The current average rate for a 15-year fixed mortgage refinance is: 6.70%

Current average rates are calculated using all conditional loan offers presented to consumers nationwide by LendingTree’s network partners on the previous day for each combination of loan program, loan term and loan amount. Rates and other loan terms are subject to lender approval and not guaranteed. Not all consumers may qualify. See LendingTree’s Terms of Use for more details.
 See whether refinancing makes sense for you using our mortgage refinance calculator.

  What is the current mortgage rates forecast for 2024?

The current mortgage rates forecast is for rates to remain relatively high compared to where they sat before the pandemic. However, rates have dropped since the summer of 2023, when they climbed into the 7% range, and are expected to continue to drop as the year progresses. LendingTree’s senior economist Jacob Channel wouldn’t be surprised to see rates near or even below 6% in 2024, but doesn’t expect them to reach that milestone until the second half of the year.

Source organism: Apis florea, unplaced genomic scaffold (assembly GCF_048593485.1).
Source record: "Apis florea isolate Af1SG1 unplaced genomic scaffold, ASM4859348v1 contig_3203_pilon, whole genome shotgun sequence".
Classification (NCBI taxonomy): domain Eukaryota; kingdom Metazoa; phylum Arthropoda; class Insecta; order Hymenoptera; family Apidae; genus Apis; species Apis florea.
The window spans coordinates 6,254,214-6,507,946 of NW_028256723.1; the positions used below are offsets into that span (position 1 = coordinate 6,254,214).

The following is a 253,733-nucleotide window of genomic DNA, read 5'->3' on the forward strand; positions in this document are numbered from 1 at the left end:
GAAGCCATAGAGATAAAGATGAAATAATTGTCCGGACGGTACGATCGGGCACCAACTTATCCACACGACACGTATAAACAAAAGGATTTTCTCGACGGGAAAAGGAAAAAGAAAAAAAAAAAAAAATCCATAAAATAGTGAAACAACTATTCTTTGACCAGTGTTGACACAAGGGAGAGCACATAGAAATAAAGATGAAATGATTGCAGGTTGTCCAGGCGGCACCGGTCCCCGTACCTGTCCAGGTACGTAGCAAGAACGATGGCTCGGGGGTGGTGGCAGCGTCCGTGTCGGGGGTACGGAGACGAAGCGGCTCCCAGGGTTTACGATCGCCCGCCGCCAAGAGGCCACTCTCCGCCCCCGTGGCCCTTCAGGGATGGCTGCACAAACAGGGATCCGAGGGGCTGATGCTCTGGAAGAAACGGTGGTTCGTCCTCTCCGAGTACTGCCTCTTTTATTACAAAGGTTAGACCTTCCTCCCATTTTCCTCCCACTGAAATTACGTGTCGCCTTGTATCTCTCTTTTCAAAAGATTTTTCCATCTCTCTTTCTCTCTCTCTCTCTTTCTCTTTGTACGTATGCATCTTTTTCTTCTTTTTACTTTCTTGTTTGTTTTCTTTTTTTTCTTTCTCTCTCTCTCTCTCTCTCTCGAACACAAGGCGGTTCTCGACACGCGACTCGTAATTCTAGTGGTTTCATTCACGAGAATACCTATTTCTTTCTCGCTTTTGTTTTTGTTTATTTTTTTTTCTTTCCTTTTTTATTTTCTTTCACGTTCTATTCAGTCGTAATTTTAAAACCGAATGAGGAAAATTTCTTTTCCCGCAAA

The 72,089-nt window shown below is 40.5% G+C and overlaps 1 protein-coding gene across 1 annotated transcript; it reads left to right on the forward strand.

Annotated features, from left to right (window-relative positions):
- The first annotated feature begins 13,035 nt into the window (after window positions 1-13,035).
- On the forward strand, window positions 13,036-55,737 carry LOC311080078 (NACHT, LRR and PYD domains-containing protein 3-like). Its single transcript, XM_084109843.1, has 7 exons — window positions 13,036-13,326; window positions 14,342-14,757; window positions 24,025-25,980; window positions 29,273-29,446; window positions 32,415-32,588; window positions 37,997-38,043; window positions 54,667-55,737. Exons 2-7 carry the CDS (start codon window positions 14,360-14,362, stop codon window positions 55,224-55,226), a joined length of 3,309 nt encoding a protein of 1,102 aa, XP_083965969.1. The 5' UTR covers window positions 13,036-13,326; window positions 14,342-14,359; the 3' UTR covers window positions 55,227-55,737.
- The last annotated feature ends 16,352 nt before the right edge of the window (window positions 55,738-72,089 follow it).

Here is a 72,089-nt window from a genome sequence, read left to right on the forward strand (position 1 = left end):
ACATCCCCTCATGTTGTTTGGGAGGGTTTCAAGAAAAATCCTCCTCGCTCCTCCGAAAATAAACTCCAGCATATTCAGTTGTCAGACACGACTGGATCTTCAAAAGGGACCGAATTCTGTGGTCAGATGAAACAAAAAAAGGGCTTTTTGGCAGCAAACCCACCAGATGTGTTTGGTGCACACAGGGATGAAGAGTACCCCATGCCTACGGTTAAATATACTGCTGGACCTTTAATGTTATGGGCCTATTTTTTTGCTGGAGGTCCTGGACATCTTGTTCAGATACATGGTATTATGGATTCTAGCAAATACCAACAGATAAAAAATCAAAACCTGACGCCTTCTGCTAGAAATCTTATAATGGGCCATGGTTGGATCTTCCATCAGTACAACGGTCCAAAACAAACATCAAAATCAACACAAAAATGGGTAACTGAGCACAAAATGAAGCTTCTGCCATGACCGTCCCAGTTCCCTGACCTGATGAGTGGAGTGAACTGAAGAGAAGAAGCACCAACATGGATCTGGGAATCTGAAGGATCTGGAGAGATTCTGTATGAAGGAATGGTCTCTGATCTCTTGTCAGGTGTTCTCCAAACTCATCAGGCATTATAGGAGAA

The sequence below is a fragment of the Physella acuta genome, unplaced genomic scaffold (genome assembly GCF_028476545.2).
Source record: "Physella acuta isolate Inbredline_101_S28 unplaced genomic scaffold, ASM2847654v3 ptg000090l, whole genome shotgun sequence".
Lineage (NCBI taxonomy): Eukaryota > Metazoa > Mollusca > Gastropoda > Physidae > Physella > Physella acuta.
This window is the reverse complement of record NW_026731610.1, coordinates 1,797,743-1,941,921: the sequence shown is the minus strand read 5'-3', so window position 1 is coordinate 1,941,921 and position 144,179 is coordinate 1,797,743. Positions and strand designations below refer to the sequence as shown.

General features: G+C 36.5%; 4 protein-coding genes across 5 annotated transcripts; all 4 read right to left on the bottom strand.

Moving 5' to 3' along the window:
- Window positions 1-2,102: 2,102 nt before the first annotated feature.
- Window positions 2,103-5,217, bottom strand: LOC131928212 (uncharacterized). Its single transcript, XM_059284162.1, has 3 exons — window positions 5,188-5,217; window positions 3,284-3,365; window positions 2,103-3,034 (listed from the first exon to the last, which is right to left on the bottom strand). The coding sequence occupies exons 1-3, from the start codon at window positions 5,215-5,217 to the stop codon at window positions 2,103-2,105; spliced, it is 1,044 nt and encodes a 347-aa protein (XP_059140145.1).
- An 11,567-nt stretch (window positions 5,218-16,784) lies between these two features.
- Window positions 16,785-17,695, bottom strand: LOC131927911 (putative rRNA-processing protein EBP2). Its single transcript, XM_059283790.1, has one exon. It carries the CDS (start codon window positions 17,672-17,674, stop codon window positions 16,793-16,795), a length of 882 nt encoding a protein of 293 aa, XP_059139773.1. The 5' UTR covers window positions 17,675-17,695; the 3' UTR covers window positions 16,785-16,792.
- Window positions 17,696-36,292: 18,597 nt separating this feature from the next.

How do I get the best mortgage rate for my Nevada home loan?

There are many factors determining mortgage rates that are out of your control, but don’t let that discourage you — a targeted effort to change the factors that are within your control can have a big effect.

Here are a few steps you can take to get the best mortgage rate possible:

  1. Boost your credit. Your credit score is an important signal to lenders and can really drag down the quality of your rate offers if it isn’t in good shape. The higher your score, the better your rate offers will be.
  2. Lower your debt-to-income (DTI) ratio. Your DTI ratio tells lenders how heavily your debts weigh on you, and how much more you can afford to take on. If you can lower your DTI, you should see more competitive rate offers. You can do this by increasing your income, paying off some debts or getting a cosigner.
  3. Buy a single-family, site-built home. You’ll see the lowest interest rates if you avoid properties that lenders consider more risky. Avoid buying a manufactured home, a property with more than one unit, a vacation home or an investment property.